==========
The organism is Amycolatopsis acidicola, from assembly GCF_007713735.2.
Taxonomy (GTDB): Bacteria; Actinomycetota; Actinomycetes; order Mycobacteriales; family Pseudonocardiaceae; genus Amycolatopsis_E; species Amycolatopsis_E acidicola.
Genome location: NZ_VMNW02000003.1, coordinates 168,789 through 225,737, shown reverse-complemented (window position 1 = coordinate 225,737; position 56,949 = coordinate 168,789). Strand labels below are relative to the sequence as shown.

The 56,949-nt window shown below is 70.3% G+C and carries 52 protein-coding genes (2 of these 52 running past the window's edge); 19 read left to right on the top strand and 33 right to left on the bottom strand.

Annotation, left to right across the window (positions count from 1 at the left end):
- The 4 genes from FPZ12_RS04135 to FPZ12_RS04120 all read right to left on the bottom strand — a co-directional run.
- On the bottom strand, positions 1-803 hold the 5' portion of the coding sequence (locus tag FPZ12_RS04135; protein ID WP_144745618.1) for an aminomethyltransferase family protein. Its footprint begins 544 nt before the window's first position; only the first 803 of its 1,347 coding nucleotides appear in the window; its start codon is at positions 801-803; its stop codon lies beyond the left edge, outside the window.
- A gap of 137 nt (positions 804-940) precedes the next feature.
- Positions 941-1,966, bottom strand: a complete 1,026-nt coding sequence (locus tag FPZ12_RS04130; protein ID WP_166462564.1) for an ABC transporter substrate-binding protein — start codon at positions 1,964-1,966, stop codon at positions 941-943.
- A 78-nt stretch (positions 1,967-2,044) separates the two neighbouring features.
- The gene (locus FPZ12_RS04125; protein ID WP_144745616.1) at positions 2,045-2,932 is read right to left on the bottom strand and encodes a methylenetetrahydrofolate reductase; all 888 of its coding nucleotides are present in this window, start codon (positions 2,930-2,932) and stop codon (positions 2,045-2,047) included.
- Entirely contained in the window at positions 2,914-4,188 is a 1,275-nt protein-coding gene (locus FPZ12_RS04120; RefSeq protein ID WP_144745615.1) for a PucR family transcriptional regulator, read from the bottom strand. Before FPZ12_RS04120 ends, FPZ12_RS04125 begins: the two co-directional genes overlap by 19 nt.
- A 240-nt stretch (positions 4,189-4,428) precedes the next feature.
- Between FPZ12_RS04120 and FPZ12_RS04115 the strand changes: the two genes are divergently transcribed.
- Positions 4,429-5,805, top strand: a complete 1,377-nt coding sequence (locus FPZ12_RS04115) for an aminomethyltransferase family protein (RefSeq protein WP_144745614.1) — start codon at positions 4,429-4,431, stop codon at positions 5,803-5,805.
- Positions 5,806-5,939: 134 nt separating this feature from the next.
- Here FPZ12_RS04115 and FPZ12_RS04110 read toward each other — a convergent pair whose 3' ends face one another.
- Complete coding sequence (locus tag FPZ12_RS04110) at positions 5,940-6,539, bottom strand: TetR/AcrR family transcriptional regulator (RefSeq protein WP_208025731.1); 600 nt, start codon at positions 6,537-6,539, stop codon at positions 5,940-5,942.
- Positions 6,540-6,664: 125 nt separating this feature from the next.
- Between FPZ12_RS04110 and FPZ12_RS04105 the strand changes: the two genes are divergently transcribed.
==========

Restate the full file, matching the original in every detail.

The organism is Amycolatopsis acidicola, from assembly GCF_007713735.2.
Taxonomy (GTDB): Bacteria; Actinomycetota; Actinomycetes; order Mycobacteriales; family Pseudonocardiaceae; genus Amycolatopsis_E; species Amycolatopsis_E acidicola.
Genome location: NZ_VMNW02000003.1, coordinates 168,789 through 225,737, shown reverse-complemented (window position 1 = coordinate 225,737; position 56,949 = coordinate 168,789). Strand labels below are relative to the sequence as shown.

The 56,949-nt window shown below is 70.3% G+C and carries 52 protein-coding genes (2 of these 52 running past the window's edge); 19 read left to right on the top strand and 33 right to left on the bottom strand.

Annotation, left to right across the window (positions count from 1 at the left end):
- The 4 genes from FPZ12_RS04135 to FPZ12_RS04120 all read right to left on the bottom strand — a co-directional run.
- On the bottom strand, positions 1-803 hold the 5' portion of the coding sequence (locus tag FPZ12_RS04135; protein ID WP_144745618.1) for an aminomethyltransferase family protein. Its footprint begins 544 nt before the window's first position; only the first 803 of its 1,347 coding nucleotides appear in the window; its start codon is at positions 801-803; its stop codon lies beyond the left edge, outside the window.
- A gap of 137 nt (positions 804-940) precedes the next feature.
- Positions 941-1,966, bottom strand: a complete 1,026-nt coding sequence (locus tag FPZ12_RS04130; protein ID WP_166462564.1) for an ABC transporter substrate-binding protein — start codon at positions 1,964-1,966, stop codon at positions 941-943.
- A 78-nt stretch (positions 1,967-2,044) separates the two neighbouring features.
- The gene (locus FPZ12_RS04125; protein ID WP_144745616.1) at positions 2,045-2,932 is read right to left on the bottom strand and encodes a methylenetetrahydrofolate reductase; all 888 of its coding nucleotides are present in this window, start codon (positions 2,930-2,932) and stop codon (positions 2,045-2,047) included.
- Entirely contained in the window at positions 2,914-4,188 is a 1,275-nt protein-coding gene (locus FPZ12_RS04120; RefSeq protein ID WP_144745615.1) for a PucR family transcriptional regulator, read from the bottom strand. Before FPZ12_RS04120 ends, FPZ12_RS04125 begins: the two co-directional genes overlap by 19 nt.
- A 240-nt stretch (positions 4,189-4,428) precedes the next feature.
- Between FPZ12_RS04120 and FPZ12_RS04115 the strand changes: the two genes are divergently transcribed.
- Positions 4,429-5,805, top strand: a complete 1,377-nt coding sequence (locus FPZ12_RS04115) for an aminomethyltransferase family protein (RefSeq protein WP_144745614.1) — start codon at positions 4,429-4,431, stop codon at positions 5,803-5,805.
- Positions 5,806-5,939: 134 nt separating this feature from the next.
- Here FPZ12_RS04115 and FPZ12_RS04110 read toward each other — a convergent pair whose 3' ends face one another.
- Complete coding sequence (locus tag FPZ12_RS04110) at positions 5,940-6,539, bottom strand: TetR/AcrR family transcriptional regulator (RefSeq protein WP_208025731.1); 600 nt, start codon at positions 6,537-6,539, stop codon at positions 5,940-5,942.
- Positions 6,540-6,664: 125 nt separating this feature from the next.
- Between FPZ12_RS04110 and FPZ12_RS04105 the strand changes: the two genes are divergently transcribed.